This paper is part of a dissertation at the University of Marburg, and can be accessed  here. While it focuses on developing an economic perspective on the Lundbeck decision, it is fairly similar to the paper reviewed in the post above – except that it concludes that a presumption of illegality of reverse payments in patent settlements, and a safe harbour rule for agreements without reverse payments, should be adopted.

The paper is structured as follows:

  • First, it provides an overview of the patent settlement debate in the economics literature. This includes a review of various economics papers and models that identify when and how a reverse payment from the branded drug originator to the generic provider has the ability to delay market entry and, thus, harm consumers through longer periods of monopoly pricing.

The whole debate flows from discussions on the probabilistic nature of patents – and was ultimately triggered by Shapiro’s work on how, under a consumer welfare standard, consumers are entitled to the same level of welfare under a settlement agreement as in a scenario where a patent’s validity is tested in court. Economists have built on this insight and developed various patent settlement models. These models usually assign levels of expected strength to a patent, derived from the probability of the patent being found valid in court. With time, these models have become progressively more complex. In particular, the models have incorporated innovation incentives, incentives to challenge a patent, and price effects. Some models have also sought to reflect the impact of the institutional framework on the behaviour or patent originators and generic producers.

  • The paper then reviews patent settlement policy in Europe, with a focus on the Commission’s pharmaceutical sector inquiry and its follow-up studies. This section also discusses how the Commission’s guidelines on technology transfer agreements deal with patent settlements and pay-for-delay cases.
  • The main body of the article is devoted to analysing the Lundbeck decision, which is done is great detail. It concludes that, despite its finding that the reverse settlement payment in this case was a restriction by object, the Lundbeck decision was ‘an exemplary application of an analysis of price effects in patent settlements’ – in particular in its assessment of the relevance of potential competition, of the value of the reverse payment, of the implications of the bargaining process to competition assessments, and of how innovation and patent challenging incentives must be taken into account. This section also reviews how the framework deployed in Lundbeck fits within broader EU competition policy as regards reverse payment settlements.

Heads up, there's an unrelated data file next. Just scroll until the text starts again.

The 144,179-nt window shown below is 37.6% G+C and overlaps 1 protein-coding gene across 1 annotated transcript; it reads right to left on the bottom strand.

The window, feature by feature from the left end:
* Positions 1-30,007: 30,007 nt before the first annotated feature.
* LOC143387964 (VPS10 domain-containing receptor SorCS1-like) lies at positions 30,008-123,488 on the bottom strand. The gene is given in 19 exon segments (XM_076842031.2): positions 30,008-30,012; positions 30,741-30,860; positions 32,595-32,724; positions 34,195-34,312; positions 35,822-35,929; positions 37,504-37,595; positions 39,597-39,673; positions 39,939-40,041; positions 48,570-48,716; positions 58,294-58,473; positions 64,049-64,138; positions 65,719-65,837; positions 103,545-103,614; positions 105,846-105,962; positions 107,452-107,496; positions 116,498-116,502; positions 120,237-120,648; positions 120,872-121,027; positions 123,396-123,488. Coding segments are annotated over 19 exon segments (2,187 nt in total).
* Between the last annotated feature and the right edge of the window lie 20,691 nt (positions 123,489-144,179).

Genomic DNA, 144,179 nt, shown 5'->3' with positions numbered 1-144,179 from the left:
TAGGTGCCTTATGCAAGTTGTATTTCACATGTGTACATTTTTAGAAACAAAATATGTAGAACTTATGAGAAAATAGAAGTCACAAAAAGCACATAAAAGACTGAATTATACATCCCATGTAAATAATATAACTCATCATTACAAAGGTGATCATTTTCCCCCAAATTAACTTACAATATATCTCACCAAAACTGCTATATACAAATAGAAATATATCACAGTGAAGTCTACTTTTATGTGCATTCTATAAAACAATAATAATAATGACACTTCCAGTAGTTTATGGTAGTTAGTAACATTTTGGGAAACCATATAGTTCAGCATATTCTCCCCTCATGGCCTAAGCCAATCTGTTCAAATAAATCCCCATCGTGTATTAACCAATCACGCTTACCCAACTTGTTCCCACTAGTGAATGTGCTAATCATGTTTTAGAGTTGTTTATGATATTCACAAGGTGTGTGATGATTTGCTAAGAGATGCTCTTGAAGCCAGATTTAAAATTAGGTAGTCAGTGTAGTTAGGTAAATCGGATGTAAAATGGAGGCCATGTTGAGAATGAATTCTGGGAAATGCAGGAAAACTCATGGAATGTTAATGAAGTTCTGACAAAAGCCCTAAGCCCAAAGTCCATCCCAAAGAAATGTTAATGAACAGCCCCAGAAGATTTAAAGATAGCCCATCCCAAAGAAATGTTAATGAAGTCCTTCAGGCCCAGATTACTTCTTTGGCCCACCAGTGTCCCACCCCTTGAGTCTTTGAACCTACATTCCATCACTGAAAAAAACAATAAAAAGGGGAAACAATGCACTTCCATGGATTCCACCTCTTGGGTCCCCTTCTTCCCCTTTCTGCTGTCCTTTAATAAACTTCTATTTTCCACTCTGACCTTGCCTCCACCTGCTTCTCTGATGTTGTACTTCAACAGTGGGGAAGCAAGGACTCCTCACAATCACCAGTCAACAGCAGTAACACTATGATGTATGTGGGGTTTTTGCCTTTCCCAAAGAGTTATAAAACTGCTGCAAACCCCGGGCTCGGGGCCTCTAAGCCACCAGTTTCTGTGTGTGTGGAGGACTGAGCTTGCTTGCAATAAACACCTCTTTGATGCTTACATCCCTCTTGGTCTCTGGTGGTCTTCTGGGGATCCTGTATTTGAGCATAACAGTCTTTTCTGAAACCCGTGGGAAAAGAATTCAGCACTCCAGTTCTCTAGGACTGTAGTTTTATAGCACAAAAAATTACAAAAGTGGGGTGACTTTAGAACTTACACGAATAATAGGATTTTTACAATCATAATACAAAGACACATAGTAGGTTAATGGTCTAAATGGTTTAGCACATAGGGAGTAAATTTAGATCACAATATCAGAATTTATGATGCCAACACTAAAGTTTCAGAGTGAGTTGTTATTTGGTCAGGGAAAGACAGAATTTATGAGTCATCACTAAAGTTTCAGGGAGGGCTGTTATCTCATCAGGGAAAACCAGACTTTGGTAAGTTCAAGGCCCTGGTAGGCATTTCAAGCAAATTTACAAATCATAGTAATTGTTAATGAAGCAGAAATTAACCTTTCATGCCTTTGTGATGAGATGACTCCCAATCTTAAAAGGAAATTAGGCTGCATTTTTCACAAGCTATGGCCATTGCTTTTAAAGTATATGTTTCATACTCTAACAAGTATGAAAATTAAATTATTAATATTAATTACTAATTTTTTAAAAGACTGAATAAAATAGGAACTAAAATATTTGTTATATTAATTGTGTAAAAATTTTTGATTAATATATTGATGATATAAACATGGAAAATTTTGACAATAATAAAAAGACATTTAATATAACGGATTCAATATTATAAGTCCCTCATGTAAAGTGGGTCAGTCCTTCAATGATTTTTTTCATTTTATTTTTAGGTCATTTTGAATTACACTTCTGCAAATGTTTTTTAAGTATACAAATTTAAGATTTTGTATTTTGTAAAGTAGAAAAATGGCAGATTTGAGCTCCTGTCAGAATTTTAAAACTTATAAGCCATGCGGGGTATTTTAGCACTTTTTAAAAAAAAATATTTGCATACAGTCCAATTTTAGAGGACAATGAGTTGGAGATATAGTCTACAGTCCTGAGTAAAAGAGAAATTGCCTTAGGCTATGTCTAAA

• A fifth section looks at the U.S. patent settlement debate, and compares it with the EU regulatory framework, in terms similar to those in the article reviewed above. It also reaches similar conclusions, namely that: ‘there are not many differences in actual patent settlement polices in the U.S. and the EU [even if] the regulatory framework is very different.
  • The paper concludes with a discussion of how to proceed with competition assessments of patent settlements. It is argued that safe harbours should be adopted for patent settlements where there are no reverse payments, or where generics are not close to market entry. In other cases, a structured rule of reason should be adopted; potentially, it may be justified to adopt a rebuttable presumption that reverse payments are anticompetitive, particularly if potential generic entry is affected.

Comment: As noted above, this paper is fairly similar to the one reviewed in the post above. It is not as clear regarding the regulatory frameworks underpinning patent settlements in the pharma sector in the US and the EU, or as regards their implications for competition law. Nonetheless, this paper is likely to prove more interesting to anyone seeking to understand the economic theories and models applicable to this topic. It is also a more ambitious paper, particularly in how it attempts to structure a legal test for pay-for-delay agreements – a topic on which I am unable to comment at present, but to which I would like to devote some thought.

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